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Random Bob
April 30th, 2008, 05:42 PM
I just recently upgraded Ubuntu 7.10 to 8.04.

Last night, I was trying to show hidden files in my home folder and changed permissions in the process (oops!).

Upon booting my computer this morning, I got an error "User's $HOME/.dmrc file ignored" and something about 644 permissions. So I did some searching and executed the following commands in the terminal:

sudo chmod -R 755 /home/woohoo
sudo chown woohoo $HOME/.dmrc

So that problem was fixed, but now I get a couple of different errors. "Filesystem seems mounted read-only. Skipping journal reply." and "differences between boot sector and its backup". Then, once Ubuntu loads (very slowly compared to how it was before), I get messages like "error starting GNOME Settings Daemon".

I did some more searching for random commands that might help me out. (I don't know enough about Linux to come up with these commands on my own.) I tried dosfchk -ar /dev/sda1, but that didn't appear to have any effect.

So... any ideas on how I can fix the read-only problem and synchronize the boot sector and its backup? (I didn't even realize it had a backup, and I don't know where it is.) Thanks in advance.

forrestcupp
April 30th, 2008, 06:08 PM
It's because you used sudo. If you do that in your /home directory, it gives the permission to root. You shouldn't use sudo in your /home directory.

forrestcupp
April 30th, 2008, 06:15 PM
Try navigating to it in Nautilus. Then right-click on the folder you messed up and choose Properties. Then go to the Permissions tab and set everything to 'Create and delete files' and 'Read and Write'. Then click the button that says 'Apply Permissions to Enclosed Files' and close. Then you should be ok.

sayakb
April 30th, 2008, 06:17 PM
Open the nautilus as root by entering

gksudo nautilus
and then do as forrestcupp's last post :)

Random Bob
April 30th, 2008, 06:43 PM
It's because you used sudo. If you do that in your /home directory, it gives the permission to root. You shouldn't use sudo in your /home directory.Isn't this a root problem, though? I guess I don't understand how/why permissions should be modified without using root.

I followed the advice of forrestcupp and LinuxIsInnovation, and here's what happened:

gksudo nautilus
right-click home folder > preferences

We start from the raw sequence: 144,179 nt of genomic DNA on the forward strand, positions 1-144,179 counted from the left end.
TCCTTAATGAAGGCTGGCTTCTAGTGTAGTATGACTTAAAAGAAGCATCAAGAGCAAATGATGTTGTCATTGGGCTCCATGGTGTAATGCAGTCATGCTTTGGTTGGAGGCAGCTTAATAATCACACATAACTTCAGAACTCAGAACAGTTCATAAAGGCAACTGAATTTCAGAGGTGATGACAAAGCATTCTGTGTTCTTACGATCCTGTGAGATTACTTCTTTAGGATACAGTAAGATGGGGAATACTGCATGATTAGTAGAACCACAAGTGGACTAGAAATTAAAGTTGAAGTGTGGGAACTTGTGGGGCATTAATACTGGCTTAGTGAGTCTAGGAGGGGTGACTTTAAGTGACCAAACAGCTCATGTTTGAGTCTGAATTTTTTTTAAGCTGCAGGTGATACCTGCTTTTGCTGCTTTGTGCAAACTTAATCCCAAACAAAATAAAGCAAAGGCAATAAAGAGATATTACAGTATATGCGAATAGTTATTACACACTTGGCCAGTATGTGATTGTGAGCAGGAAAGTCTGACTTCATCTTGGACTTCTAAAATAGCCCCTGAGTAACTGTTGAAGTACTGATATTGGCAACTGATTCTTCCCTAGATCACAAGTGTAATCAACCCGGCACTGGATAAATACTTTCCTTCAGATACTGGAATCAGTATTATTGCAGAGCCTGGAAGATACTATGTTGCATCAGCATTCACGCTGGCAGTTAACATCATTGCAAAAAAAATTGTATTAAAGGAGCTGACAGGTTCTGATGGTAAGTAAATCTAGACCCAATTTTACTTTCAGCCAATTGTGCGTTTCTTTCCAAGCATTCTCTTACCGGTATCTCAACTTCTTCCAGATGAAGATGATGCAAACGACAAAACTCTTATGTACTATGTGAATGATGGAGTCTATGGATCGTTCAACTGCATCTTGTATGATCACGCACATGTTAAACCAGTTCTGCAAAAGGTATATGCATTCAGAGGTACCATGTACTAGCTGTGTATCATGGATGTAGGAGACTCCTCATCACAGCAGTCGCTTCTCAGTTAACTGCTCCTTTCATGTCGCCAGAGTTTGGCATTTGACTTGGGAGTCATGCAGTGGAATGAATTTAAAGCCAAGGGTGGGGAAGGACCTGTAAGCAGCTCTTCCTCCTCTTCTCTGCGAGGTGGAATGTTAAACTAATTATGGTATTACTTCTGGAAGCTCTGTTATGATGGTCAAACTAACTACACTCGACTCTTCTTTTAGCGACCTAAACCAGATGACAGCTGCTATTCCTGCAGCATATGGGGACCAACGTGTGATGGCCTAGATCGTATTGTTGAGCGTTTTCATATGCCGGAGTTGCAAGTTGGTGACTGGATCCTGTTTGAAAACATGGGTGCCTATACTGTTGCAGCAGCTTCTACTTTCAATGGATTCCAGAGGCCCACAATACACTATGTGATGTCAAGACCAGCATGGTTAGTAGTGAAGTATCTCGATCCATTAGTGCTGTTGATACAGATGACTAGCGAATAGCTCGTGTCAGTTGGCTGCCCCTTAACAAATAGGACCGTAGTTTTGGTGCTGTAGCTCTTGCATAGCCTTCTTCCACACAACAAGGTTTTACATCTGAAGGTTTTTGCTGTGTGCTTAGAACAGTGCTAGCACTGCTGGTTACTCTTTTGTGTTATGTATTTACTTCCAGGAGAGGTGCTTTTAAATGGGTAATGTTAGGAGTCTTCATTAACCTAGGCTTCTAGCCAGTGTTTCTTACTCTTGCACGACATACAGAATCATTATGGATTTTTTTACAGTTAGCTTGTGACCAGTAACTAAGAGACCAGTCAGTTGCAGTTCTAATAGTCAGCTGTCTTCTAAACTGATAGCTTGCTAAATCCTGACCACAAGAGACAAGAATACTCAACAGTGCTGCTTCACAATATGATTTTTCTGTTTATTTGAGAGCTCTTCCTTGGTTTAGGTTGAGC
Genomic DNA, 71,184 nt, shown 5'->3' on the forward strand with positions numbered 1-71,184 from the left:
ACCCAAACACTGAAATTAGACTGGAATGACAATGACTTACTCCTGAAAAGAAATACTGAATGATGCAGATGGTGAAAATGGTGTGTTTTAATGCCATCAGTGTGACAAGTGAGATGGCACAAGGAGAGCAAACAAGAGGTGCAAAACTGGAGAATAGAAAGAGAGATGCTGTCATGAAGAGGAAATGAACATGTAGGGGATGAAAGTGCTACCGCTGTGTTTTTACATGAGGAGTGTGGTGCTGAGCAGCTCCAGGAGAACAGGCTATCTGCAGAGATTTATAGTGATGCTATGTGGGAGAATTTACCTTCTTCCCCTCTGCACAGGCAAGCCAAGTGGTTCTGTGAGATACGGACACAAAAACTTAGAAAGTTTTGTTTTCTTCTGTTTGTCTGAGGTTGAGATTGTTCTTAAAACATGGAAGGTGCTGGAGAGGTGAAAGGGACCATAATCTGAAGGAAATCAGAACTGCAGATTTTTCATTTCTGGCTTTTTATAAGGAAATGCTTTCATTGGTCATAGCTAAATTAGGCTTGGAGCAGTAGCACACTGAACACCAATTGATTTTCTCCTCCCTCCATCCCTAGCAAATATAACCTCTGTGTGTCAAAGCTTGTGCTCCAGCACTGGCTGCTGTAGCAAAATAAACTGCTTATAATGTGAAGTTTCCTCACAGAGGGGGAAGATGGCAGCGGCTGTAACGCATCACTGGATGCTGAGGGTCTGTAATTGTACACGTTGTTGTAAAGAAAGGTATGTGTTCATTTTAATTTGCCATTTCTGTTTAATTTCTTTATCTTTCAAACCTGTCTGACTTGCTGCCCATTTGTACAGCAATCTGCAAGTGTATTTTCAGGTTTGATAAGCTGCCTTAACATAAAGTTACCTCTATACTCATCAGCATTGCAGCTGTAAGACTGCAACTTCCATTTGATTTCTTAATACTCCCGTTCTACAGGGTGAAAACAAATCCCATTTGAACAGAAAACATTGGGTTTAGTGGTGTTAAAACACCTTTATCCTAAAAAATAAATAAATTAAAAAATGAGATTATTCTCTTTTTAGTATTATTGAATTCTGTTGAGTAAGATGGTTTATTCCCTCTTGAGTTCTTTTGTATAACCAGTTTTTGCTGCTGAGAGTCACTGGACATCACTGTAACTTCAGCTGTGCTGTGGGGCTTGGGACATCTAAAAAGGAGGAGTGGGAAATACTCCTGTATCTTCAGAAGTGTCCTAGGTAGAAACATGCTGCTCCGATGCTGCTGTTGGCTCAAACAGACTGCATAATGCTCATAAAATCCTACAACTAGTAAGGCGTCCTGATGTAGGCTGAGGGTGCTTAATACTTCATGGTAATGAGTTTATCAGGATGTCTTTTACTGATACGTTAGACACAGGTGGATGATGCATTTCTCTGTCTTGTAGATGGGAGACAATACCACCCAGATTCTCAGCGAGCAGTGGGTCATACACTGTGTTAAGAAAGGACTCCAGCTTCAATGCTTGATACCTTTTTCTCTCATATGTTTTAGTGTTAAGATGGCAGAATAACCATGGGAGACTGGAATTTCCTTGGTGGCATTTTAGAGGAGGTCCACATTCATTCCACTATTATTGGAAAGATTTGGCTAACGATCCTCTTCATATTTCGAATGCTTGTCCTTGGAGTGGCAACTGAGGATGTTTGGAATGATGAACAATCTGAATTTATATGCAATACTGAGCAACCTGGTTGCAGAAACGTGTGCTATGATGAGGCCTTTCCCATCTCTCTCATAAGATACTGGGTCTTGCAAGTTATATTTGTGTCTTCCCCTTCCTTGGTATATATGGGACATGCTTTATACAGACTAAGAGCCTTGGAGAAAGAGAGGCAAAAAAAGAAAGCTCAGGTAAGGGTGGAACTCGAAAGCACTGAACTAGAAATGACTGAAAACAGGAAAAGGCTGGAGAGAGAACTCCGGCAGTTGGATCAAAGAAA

I changed folder access for owner, group, and others to "Create and delete" and applied to all enclosed files. So far so good.
I changed file access for all three categories to "Read and write" and applied to all enclosed files. After a few moments, all three file access lines reverted to "---"
I closed the preferences window.
I rebooted to see if the problem was fixed. The "filesystem seems mounted read-only" and "differences between boot sector and backup" text still appear. In addition, the "User's $HOME/.dmrc file ignored" message has returned.

Should I use


sudo chmod -R 755 /home/woohoo
sudo chown woohoo $HOME/.dmrc

again, perhaps without the sudo this time?
Anything I should try differently?

stchman
April 30th, 2008, 06:52 PM
Isn't this a root problem, though? I guess I don't understand how/why permissions should be modified without using root.

I followed the advice of forrestcupp and LinuxIsInnovation, and here's what happened:

gksudo nautilus
right-click home folder > preferences
I changed folder access for owner, group, and others to "Create and delete" and applied to all enclosed files. So far so good.
I changed file access for all three categories to "Read and write" and applied to all enclosed files. After a few moments, all three file access lines reverted to "---"
I closed the preferences window.
I rebooted to see if the problem was fixed. The "filesystem seems mounted read-only" and "differences between boot sector and backup" text still appear. In addition, the "User's $HOME/.dmrc file ignored" message has returned.

Should I use


sudo chmod -R 755 /home/woohoo
sudo chown woohoo $HOME/.dmrc

again, perhaps without the sudo this time?
Anything I should try differently?

Other way around and use this:


sudo chown -R $USER:$USER ~/
chmod -R 644 ~/


$USER is the user currently logged in and ~/ is the current logged in users home directory.

Random Bob
April 30th, 2008, 07:27 PM
Other way around and use this:


sudo chown -R $USER:$USER ~/
chmod -R 644 ~/


$USER is the user currently logged in and ~/ is the current logged in users home directory.

Okay, I've got some major problems now. (using another computer to access internet)

First, I noticed that when I executed the two commands you suggested, a list of files appeared followed by :Permission denied (or something like that). One of the files was the .dmrc file that initially gave me trouble.

I rebooted and logged in. Following login, a window popped up saying "Your session only lasted less than 10 seconds. ..." Pressing continue loops me back to the login screen, where the same thing happens again.

Clicking "view details (~.xsession-errors file)" in the error window gives:


Can't create dir /home/woohoo/Desktop
Can't create dir /home/woohoo/Templates
Can't create dir /home/woohoo/Public
Can't create dir /home/woohoo/Documents
Can't create dir /home/woohoo/Music
Can't create dir /home/woohoo/Pictures
Can't create dir /home/woohoo/Videos

Setting IM through im-switch for locale=en_US
Start IM through /etc/X11/xinit/xinput.d/all_ALL linked to /etc/X11/xinit/xinput.d/default

(seahorse-agent:6931): libgnomevfs-WARNING **: Unable to create ~/.gnome2 directory: Permission denied
Could not create per-user gnome configuration directory '/home/woohoo/.gnome2/': Permission denied

:confused: